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When Your Feet Hurt, You Hurt All Over

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When Your Feet Hurt, You Hurt All Over

There’s a saying that if your feet hurt, you hurt all over. Regardless if your feet are soggy wet or have sustained an injury you are going to “feel the pain” or at least be uncomfortable. If it is bad enough, you can’t stand up anymore. The same can be said for plants, including azaleas and rhododendron.

The foot or “feet” of a plant is its root system. Not only does the root system support the plant, it is also the means by which the plant obtains its water and nutrients from the soil to sustain itself.

Injury to a plant’s “feet” can occur in several ways. Mechanical injury to a plant’s root system can occur by cutting or crushing them.  Environmental conditions can also harm the roots.   Here’s a few examples: too much water, too little water, poorly drained soils, too hot or too cold of a soil temperature and even heavy soils for certain plants. The “feet” of a plant can also be affected by disease which ultimately can kill the entire plant. 

In the first picture above, taken around the middle of April of this year, this PJM (Rhododendron ‘P.J.M. Elite’), along with one on its left (not shown) was blooming in all its glory and appeared to be completely healthy. The second picture, taken just three months later, shows the dying plant on the right while the one on the left is still thriving.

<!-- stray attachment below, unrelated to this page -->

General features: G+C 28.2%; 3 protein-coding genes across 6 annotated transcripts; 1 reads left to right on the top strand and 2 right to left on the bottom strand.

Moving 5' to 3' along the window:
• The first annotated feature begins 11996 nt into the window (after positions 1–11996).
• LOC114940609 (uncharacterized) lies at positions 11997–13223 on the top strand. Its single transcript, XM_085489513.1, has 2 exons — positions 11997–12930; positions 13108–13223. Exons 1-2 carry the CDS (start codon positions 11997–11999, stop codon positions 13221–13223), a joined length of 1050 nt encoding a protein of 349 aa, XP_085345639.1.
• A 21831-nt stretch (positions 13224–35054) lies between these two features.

So what happened? Growing azalea and rhododendron can be a little tricky. These two PJM were doing well for a number of years until the abundant rains of this year, a total of over twenty five inches in that two and one half month period of time for these two plants. In additional, you may be able to see from the second picture that the dying plant (now dead) was at the low end of the planting bed and most likely received a lot more water than the one on the left. What you can’t see is that the soil in this location has a heavy clay content, therefore holding water for a longer period of time.

The combination of a number of factors that are detrimental to azaleas and rhododendron became the perfect storm and contributed to the death of this plant from the disease Phytophthora Root Rot. When the plant was removed from the soil, the classic symptom of the red-brown discoloration of the inside of a twig was clearly visible in this plant.

As you consider the planting location of an azalea or rhododendron, remember to analyze all aspects of placing the plant in a suitable exposure including what type of situation the plant’s “feet” will be in. Remember, if your feet hurt, you can hurt all over!

Kemper Center for Home Gardening

Posted in: Fall | Tags: azal , rhododendron , root rot , disease | Comments (0) | View Count: (875)
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